(2 of 2)
It wasn't until the next morning that I realized there were some things I couldn't handle about my new gay life. Like how often I was seeing myself naked. The wall of the shower was a mirror. The wall above the sink was a mirror. The wall behind the bed was a mirror. I was starting to understand why so few gay men are fat. It was also the only hotel room I've ever been in without a closet, which seemed a pretty big sacrifice just to make a metaphoric point.
But as I headed to the gym to work through some difficult questions about my fake sexuality, I saw a guy there with his girlfriend. When I walked into the lobby, the only people I saw were a straight Russian couple and a straight Korean couple--two of the most aggressively straight nationalities. A French or Spanish couple I could have handled, but these people were killing my fake-gay buzz. In fact, most of the people I saw at the Out NYC were straight foreign couples. That night as I was coming home from late-night karaoke, I saw a drag queen smoking a cigarette outside the hotel's club, and it just seemed like the place was trying too hard. I went straight to my room.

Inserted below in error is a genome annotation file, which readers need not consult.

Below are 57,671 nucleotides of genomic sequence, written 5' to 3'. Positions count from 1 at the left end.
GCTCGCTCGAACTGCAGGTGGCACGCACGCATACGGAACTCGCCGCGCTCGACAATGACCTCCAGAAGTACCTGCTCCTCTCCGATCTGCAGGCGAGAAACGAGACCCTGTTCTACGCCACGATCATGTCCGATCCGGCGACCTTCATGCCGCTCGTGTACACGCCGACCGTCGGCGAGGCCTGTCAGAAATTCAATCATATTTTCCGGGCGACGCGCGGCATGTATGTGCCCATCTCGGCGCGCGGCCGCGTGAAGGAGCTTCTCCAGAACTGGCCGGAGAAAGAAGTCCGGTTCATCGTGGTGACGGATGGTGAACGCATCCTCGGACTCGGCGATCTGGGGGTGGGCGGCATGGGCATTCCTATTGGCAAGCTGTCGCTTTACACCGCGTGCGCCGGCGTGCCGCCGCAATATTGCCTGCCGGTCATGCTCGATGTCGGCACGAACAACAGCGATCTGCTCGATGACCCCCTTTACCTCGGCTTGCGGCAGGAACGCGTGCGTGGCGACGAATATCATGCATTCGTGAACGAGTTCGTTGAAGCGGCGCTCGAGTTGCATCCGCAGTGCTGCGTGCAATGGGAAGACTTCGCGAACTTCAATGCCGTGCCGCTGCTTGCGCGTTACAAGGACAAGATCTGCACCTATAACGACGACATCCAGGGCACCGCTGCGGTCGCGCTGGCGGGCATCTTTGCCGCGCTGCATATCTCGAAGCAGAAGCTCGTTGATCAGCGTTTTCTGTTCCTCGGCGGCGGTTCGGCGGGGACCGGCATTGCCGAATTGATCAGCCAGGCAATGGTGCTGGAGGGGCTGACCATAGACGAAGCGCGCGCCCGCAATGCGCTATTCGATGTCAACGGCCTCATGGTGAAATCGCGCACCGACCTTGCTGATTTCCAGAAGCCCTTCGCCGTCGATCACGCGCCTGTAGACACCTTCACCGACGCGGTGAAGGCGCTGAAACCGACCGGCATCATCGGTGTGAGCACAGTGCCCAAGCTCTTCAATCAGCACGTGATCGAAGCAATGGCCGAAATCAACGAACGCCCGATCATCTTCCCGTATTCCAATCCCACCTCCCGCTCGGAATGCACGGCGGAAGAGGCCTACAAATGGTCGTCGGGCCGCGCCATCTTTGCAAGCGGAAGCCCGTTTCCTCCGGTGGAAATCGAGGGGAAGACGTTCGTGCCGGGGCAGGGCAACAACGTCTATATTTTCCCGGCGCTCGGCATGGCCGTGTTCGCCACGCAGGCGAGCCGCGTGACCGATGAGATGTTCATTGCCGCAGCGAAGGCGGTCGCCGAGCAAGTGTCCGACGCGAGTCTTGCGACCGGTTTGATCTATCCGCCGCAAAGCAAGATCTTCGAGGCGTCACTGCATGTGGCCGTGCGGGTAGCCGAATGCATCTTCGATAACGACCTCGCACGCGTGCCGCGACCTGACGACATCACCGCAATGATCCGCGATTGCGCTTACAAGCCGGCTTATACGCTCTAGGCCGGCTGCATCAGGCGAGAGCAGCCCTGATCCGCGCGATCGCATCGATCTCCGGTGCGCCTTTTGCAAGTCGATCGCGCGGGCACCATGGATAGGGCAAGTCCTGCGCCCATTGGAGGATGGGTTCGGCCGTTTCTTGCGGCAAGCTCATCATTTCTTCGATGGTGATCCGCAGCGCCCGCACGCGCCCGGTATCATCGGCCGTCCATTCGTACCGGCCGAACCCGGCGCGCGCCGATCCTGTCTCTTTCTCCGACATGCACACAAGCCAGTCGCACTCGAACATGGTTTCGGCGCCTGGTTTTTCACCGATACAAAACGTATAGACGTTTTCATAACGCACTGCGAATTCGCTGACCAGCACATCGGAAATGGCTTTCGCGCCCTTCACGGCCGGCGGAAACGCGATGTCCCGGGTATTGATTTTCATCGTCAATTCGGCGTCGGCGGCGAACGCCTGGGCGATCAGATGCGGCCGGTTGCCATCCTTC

When I asked Reisner what the deal was with all the lame straight people, he told me he was pretty shocked too: "I knew the gays would jump on it right away. I didn't think the straights would." In fact, the hotel's club is hosting both a straight wedding and a straight bar mitzvah. The problem is that being gay has become so acceptable that tourists think the gay theme is just fun New York culture. I guess I'm going to have to go to the Sound of Music sing-along. If that place is full of straights, I'm going to be furious.